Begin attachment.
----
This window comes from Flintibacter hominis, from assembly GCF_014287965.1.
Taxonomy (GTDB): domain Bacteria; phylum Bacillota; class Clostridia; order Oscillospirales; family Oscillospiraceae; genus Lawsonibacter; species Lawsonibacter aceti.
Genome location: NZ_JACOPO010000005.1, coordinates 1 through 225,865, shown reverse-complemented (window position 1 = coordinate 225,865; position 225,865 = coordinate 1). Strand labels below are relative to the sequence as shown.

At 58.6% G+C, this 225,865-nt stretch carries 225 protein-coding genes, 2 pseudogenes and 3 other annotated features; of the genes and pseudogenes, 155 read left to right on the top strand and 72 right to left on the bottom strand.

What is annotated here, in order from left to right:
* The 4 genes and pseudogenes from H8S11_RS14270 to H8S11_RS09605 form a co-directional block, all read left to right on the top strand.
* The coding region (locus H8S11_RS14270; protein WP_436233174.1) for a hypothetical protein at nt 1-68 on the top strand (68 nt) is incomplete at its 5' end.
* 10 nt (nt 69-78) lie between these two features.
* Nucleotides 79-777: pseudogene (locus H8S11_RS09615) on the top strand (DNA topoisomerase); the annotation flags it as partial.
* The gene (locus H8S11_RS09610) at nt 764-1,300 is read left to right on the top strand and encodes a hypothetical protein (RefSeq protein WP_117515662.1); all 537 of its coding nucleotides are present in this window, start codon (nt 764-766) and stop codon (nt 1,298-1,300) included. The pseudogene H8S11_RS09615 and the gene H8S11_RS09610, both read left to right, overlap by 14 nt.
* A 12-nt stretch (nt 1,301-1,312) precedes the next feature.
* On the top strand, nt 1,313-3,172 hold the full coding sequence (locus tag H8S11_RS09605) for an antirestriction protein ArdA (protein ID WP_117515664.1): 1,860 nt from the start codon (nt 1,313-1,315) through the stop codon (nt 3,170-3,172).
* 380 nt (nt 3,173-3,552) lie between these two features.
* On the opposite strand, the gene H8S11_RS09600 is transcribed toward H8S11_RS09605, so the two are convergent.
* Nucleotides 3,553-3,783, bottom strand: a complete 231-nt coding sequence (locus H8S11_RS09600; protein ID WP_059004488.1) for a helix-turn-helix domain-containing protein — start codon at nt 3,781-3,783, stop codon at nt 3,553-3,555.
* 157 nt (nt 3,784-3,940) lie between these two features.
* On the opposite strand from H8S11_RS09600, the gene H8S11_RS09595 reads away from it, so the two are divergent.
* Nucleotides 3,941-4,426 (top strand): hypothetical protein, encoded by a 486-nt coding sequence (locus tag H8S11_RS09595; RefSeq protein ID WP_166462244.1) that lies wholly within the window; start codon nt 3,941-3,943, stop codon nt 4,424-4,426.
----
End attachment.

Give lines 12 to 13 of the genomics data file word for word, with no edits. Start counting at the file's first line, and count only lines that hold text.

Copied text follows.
* On the top strand, nt 1,313-3,172 hold the full coding sequence (locus tag H8S11_RS09605) for an antirestriction protein ArdA (protein ID WP_117515664.1): 1,860 nt from the start codon (nt 1,313-1,315) through the stop codon (nt 3,170-3,172).
* 380 nt (nt 3,173-3,552) lie between these two features.